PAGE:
Overall the Arc’teryx Atom LT Hoody is a very comfortable jacket with a good weight (386g size L), nice detailing and those stretch panels. I’d ideally like some soft brushed fabric at the chin to make it super-comfy, and the hood drawcord is less comfortable than would be ideal.
4/5

Insulation
Polartec Coreloft insulation is used, and it provides good warmth for year-round use, when this jacket could be worn on summit evenings around camp, or as part of a layering system in winter. The side panels of Polartec Powerstretch however provide less insulation, so in certain circumstances you may find these areas are not quite warm enough.
4/5

Value
The price is higher than most, which is disappointing.
3/5

Verdict
Great performance overall for year-round use, with the rare feature of an adjustable hood. The Arc’teryx Atom LT Hoody’s main drawback is the price
4.0/5

Review by Graham Thompson
First published in Trail magazine October 2014

 


Rab Xenon X Hoodie (2014)

Features
The Rab Xenon X Hoodie’s two main pockets and a chest pocket are all map-sized and have zips, although if you wear this with a rucksack you do lose some access to the lower pockets. The hood is elasticated around the face with no drawcords at all, while the cuffs have no adjustment and are simply elasticated.
4/5

Fit
There is a good size range – XS-XXL for men and 8-16 for women – and the L felt great on me without being too roomy or overly fitted. The hood and cuffs get no adjustment, though, so try before buying.
3/5

Comfort
This feels light at just 361g (size L) and it’s very unrestrictive. The brushed polyester chinguard is nice, particularly in winter, while the softness of the outer and insulating materials feels luxurious. But others are closer-fitting, while hood drawcords would provide more comfort if the hood didn’t fit perfectly.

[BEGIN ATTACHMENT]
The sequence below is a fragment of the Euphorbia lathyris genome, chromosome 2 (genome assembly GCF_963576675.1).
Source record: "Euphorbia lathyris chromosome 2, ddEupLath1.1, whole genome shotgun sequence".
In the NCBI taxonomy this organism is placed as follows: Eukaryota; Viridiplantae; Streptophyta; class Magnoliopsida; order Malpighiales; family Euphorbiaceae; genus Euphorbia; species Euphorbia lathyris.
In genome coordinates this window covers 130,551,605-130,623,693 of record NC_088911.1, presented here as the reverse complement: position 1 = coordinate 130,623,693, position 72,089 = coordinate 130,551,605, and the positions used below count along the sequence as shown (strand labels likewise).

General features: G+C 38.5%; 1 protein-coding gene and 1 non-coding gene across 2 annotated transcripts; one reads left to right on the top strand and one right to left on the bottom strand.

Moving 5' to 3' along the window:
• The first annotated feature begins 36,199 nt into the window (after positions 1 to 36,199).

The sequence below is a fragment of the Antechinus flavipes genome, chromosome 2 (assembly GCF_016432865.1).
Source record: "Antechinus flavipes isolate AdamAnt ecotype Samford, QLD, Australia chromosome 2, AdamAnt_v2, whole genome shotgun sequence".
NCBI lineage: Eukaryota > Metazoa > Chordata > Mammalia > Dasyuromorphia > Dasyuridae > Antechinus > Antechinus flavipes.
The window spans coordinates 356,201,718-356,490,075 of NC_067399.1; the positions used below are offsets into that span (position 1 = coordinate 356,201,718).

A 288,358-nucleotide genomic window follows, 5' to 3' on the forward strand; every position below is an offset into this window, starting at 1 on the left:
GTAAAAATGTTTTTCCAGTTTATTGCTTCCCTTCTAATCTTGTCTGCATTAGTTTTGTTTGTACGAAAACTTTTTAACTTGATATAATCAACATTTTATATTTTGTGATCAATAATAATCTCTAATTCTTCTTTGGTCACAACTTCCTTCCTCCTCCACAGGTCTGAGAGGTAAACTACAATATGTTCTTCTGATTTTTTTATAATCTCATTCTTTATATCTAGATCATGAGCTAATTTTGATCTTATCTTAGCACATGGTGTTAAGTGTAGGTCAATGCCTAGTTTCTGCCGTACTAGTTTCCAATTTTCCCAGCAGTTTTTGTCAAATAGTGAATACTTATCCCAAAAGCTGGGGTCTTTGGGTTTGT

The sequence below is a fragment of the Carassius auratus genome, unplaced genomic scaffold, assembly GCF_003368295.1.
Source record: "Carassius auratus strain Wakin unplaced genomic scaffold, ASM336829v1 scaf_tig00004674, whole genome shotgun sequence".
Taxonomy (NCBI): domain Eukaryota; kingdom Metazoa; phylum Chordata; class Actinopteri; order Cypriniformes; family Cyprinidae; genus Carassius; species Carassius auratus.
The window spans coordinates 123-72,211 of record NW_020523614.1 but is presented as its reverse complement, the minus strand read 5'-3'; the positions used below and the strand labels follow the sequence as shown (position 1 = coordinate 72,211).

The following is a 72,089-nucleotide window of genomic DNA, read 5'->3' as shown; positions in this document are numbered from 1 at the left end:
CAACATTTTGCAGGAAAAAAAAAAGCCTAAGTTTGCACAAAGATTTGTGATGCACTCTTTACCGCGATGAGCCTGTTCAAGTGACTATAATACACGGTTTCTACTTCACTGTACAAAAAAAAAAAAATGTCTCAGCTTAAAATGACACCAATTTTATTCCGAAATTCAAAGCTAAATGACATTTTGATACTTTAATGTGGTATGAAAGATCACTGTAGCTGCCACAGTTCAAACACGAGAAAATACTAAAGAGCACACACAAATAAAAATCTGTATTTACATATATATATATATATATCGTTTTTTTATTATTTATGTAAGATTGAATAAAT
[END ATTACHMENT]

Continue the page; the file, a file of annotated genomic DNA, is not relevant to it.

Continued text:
4/5

Insulation
It’s stuffed with Primaloft One (now renamed Primaloft Gold), a very well-proven synthetic insulator with a great warmth-to-weight ratio for use as a year-round backup. In the depths of winter you might want something warmer, or at least use this as part of a layering system to trap more air. If you add a waterproof over the top it should be warm enough.
5/5

Value
The price is great for a hooded jacket with good insulation and comfort for general hill use.
5/5

Verdict
The Rab Xenon X Hoodie is ideal year-round insulation, whether stashed in your pack in summer for hilltop bivvies or worn with extra layers in winter for chilly summit brews. It won Trail’s ‘Best Value’ award.
4.2/5

Review by Graham Thompson
First published in Trail magazine October 2014

 


Páramo Torres Jacket (2014)

Features
The moment you reach a summit and want to throw on some insulation, in most cases you have to remove your waterproof before you can add a warm layer – and in the process you freeze. The Páramo Torres Jacket, however, is designed to go over your waterproof. It also has large, well-placed pockets and hood drawcords. The front zip jammed a little too easily though.
4/5

Fit
The Torres comes in XS-XXL in a unisex design, and as it’s meant to be worn over a waterproof those sizes are bigger than normal. But as a warm layer to wear over a waterproof jacket, this novel option fits really well.
4/5

Comfort
The Páramo Torres Jacket is pretty heavy at 670g (size L) so it’s not something you would want to carry ‘just in case’. But in the right conditions the comfort benefit will be far greater than most jackets when used as intended, over waterproofs. Brushed polyester around the chin would have been nice. But very cosy and warm.
4/5

Insulation
This top uses Nikwax Analogy insulation, which is a closely woven synthetic material. It is very warm and certainly better for winter use than most garments here. Indeed, it’s probably too warm for other times of the year, which is just as well as it’s really too heavy to carry around in a rucksack on the off-chance that it might be needed.
5/5

Value
You get more for your money than most here, as the Páramo Torres Jacket is warmer and feature-packed
4/5

Verdict
For some winter users, this unique top, designed to be worn over waterproofs, will be perfect. For others however it simply won’t be what they’re looking for.
4.2/5

Review by Graham Thompson
First published in Trail magazine October 2014

 


Sprayway Reactor (2014)